The Biology of Hope
Norman Cousins was the pioneer of the biology of hope. In fact, one of his most well-known beliefs was that “the capacity for hope is the most significant fact of life. It provides human beings with a sense of destination and the energy to get started.”
For those of you who do not know who Norman Cousins was, he was a professor at UCLA who wrote such works as “Anatomy of an Illness” and “Head First: The Biology of Hope and the Healing Power of the Human Spirit”.
He would have been the type of person who would see the hopefulness of a barren landscape and its ability to grow beautiful flowers. He would have preached that positivity, which is on the opposite end of the spectrum to fear and anxiety, can improve healing at a physiogical level and, at the same time, create a positive spirit of hope and success. Norman Cousins believed that the ``mind creates the ambience of treatment. The head comes first.''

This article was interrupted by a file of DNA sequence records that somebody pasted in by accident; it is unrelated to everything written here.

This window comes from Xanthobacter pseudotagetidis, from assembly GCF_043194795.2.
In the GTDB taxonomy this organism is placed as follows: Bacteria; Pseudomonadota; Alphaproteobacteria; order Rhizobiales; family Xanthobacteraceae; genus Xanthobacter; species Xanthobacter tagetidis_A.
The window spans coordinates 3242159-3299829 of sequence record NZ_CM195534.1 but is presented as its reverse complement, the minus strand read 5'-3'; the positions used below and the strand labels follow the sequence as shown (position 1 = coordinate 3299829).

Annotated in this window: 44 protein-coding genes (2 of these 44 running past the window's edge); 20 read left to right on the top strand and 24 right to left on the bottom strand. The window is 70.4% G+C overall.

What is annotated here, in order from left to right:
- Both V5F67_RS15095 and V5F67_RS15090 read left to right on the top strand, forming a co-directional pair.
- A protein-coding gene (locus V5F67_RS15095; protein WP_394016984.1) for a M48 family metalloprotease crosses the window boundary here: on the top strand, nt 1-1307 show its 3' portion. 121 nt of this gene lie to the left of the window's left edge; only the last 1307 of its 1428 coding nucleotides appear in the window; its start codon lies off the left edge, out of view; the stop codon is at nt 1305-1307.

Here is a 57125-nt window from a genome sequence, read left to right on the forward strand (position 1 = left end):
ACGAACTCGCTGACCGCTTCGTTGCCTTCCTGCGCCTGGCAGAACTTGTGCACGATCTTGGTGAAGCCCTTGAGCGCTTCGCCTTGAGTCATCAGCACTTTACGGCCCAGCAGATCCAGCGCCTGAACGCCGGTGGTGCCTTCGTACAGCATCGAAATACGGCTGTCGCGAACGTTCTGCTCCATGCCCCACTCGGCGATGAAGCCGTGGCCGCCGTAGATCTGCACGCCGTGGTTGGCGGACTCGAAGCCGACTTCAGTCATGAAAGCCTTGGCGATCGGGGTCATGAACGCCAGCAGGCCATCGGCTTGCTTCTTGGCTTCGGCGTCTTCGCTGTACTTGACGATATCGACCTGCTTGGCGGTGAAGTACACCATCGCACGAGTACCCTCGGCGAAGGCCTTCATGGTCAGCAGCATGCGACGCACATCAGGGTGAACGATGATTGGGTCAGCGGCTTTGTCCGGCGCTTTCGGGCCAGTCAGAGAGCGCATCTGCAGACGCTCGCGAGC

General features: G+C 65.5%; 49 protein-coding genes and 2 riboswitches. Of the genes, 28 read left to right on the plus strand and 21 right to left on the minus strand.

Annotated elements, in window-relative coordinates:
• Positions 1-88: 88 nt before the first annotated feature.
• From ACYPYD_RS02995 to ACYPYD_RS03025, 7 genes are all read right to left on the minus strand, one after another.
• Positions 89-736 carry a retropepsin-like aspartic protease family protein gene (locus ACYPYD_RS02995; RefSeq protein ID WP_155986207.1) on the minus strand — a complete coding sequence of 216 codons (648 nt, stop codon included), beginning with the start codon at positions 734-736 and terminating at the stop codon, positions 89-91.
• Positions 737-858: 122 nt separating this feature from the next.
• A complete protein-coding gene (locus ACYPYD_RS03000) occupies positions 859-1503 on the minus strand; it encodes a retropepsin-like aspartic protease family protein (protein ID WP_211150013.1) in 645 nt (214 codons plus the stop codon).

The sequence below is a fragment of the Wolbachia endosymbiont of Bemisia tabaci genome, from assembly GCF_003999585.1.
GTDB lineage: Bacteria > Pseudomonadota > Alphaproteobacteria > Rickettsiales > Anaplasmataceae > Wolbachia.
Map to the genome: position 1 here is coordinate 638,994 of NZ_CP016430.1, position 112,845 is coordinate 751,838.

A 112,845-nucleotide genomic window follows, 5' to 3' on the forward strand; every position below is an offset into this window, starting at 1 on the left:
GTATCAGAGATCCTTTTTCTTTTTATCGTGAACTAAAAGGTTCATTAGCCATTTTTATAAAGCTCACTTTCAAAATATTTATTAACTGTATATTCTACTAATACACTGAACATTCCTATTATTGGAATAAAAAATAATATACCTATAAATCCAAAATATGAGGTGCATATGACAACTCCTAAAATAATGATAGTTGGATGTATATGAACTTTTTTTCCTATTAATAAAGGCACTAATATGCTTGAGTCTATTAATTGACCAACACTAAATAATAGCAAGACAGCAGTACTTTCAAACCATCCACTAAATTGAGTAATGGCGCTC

I’m sure Norman was also a realist. It is real and expected that you will have down moments where you may not see improvements from one day to the next. There may be times when you are so exhausted and in so much pain that you need to decide whether getting up to eat is even worth it. But you have to fight against the desire to feel sorry for yourself. You have to embrace the down time to read a good book or catch up on your Netflix series. You have to take this time to heal and know that you will gain your strength and recover. Please look at the flowers on this page for a minute or so, close your eyes and visualize their hope so that you can trigger that sense of hopefulness when you are feeling down. Remember always that your “head needs to come first” in this recovery (Cousins). It can be a long recovery, but it also may give you some gifts that you were not expecting. You may become more able to live in the moment, more empathetic and more patient with yourself and others. So here’s to being a flower growing against many odds.